For some reason, tablet manufacturers keep insisting that the tablet experience is hamstrung on its own, and continuously mandate the use of some sort of phone in order to complete the experience, or even use the device at all. Before anyone jumps on me for that sentence, I know that two of those examples aren’t even tablets, but take that in the spirit of the statement.
Companies designing these personal, productivity-driven devices that are reliant on smartphones are saying several things simultaneously. “You can do more!”, “You don’t have to manage the data on two devices separately!”, “You have more flexibility!” etc. What is really happening, however, is the cheapening of these devices and damage to the overall industry. Let’s take the Palm Foleo, the first of its kind and arguably the predecessor to the netbook. This device was “revealed” in an era when people got their data connections by tethering their devices to bluetooth-capable phones, so it made sense for the Foleo to then suck data out of its tethered Treo. Kudos to Palm for attempting to creating a great ecosystem, too. I applaud that. I think it was too revolutionary at the time, however, which led to its ultimate failure. (Side note: At the time, I was using a Nokia N800 paired with a Sony-Ericsson K790a (James Bond, FTW!). I loved both of these devices, but I kept thinking “I’d like to be able to use this tablet if I ever forget my phone,” and “I wish this phone was more capable at general ‘computing’ tasks so I can still use it if I ever forget my tablet.” Then I got an iPhone. At no point, however, did I think that the phone should be my gateway to the Internet for another device. It stood on its own and was perfectly functional.).
Currently, however, having this sort of dependence tells the consumer that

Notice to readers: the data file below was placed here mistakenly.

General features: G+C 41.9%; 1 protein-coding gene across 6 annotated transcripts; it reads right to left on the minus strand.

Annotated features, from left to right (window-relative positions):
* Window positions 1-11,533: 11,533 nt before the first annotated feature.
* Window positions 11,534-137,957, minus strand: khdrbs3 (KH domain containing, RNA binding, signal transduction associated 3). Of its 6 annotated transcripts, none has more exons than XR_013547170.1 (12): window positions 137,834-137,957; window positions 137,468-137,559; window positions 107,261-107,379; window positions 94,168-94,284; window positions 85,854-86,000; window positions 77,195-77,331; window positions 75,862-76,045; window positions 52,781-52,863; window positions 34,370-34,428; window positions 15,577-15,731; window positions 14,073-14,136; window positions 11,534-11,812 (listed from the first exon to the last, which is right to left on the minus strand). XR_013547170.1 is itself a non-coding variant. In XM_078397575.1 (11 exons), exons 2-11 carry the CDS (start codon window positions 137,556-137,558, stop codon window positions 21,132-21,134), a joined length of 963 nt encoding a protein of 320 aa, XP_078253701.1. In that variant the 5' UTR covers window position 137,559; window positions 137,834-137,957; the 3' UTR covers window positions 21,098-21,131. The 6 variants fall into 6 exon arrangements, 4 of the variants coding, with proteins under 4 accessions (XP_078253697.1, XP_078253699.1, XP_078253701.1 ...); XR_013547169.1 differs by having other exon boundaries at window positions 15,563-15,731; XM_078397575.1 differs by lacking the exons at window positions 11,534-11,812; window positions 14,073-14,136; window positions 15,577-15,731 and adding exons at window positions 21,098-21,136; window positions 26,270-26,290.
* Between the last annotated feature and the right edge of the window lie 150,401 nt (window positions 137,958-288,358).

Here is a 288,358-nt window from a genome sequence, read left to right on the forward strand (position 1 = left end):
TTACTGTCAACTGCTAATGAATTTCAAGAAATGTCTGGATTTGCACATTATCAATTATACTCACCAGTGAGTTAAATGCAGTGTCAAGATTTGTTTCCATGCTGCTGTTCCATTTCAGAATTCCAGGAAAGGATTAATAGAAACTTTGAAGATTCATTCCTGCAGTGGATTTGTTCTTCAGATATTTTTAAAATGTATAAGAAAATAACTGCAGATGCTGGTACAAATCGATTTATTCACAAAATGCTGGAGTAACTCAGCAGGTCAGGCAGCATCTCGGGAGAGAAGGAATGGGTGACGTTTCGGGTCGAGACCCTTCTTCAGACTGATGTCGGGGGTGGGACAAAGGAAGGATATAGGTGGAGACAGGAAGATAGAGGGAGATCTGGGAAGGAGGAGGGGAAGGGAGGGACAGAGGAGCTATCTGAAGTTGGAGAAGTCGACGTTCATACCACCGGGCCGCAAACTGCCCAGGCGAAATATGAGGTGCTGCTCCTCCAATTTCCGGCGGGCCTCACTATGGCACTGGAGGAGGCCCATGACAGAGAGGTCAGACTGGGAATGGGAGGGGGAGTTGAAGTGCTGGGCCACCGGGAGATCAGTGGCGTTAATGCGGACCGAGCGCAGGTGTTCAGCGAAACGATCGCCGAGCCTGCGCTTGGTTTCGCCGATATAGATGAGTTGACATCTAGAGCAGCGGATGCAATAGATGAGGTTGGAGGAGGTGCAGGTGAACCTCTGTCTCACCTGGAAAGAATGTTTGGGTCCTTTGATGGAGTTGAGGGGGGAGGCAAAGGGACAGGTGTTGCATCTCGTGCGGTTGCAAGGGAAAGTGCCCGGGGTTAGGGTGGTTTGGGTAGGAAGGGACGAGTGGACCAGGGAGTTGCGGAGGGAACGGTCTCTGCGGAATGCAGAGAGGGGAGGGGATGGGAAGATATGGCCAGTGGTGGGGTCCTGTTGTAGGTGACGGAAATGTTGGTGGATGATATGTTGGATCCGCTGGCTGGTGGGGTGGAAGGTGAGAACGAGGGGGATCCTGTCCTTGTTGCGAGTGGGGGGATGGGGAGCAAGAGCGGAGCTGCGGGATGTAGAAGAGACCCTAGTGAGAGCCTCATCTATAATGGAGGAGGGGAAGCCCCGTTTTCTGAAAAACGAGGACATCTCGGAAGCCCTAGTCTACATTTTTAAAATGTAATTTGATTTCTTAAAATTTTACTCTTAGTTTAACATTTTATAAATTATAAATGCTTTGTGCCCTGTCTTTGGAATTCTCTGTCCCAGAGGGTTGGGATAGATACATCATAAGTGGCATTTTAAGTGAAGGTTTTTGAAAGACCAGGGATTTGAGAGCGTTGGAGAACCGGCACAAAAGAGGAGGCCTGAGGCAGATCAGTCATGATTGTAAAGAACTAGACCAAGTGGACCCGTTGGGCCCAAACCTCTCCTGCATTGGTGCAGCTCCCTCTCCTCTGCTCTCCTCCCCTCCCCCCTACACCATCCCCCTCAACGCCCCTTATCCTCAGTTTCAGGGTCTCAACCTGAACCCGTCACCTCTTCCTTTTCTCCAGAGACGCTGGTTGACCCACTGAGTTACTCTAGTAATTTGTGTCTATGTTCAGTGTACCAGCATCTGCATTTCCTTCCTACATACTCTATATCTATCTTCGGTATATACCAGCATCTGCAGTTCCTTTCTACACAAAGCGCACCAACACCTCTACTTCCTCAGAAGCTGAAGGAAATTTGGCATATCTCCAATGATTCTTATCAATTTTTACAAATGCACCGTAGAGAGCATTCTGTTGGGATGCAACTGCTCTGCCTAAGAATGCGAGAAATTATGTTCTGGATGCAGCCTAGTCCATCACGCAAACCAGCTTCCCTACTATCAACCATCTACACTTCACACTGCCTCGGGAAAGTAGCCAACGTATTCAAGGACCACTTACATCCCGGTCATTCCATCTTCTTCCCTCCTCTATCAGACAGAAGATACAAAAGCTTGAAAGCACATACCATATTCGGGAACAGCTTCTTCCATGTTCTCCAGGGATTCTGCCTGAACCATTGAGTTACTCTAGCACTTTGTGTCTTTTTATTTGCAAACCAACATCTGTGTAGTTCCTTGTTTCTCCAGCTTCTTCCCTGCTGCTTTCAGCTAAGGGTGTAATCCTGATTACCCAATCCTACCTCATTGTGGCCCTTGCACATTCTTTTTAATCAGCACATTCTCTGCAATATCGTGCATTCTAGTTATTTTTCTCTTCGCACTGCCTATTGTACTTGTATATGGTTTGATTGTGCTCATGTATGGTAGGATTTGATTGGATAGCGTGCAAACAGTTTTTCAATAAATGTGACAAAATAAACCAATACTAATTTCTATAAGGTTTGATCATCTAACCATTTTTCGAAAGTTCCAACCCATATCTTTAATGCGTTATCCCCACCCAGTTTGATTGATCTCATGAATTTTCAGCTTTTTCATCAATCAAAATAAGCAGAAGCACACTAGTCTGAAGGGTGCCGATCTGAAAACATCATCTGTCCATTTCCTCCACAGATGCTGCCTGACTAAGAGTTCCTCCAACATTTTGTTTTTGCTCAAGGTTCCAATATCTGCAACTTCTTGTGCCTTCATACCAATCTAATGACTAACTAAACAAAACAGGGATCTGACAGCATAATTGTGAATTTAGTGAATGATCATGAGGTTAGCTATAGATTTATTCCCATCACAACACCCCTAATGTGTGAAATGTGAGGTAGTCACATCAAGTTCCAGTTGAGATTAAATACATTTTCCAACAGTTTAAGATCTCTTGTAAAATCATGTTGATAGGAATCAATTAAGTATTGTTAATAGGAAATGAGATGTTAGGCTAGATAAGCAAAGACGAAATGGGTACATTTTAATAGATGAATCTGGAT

- Their device is not capable of real work (which is a lie).
- Their larger laptop/tablet is no more than a large phone (which is also a lie).
- The two devices are explicitly codependent.
This is really bad! It further solidifies the view that phones are “just” phones, and that tablets are “just” big phones. I have taken notes, written papers, and read books on my iPhone. The fact of the matter is that this device is powerful and capable of producing real work that I have gotten graded, real research that I have used to write papers and blog posts, and real communication with people oceans away. The reason that I have an iPad and an iPhone is because I want two separate devices, not some crazy Frankenstein monster of a device. There are times that I need to work on just one device, and, let’s face it, sometimes we just forget one at home. The key isn’t creating a physical bridge between the two that mandates the existence of one in order for the other to be used, it’s creating an invisible backbone that allows these devices to share information invisibly, so that the user can put one down,pick the other up, and resume working exactly where he or she left off. There have been hopes of iOS “state” cloud syncing for a little while, and this truly where this needs to go.
We don’t need devices that are tethered together using wires and plugs, we need devices and services that are smart enough to get out of the way and let our intention take center stage.
Update: Corrected spelling of “Padfone.”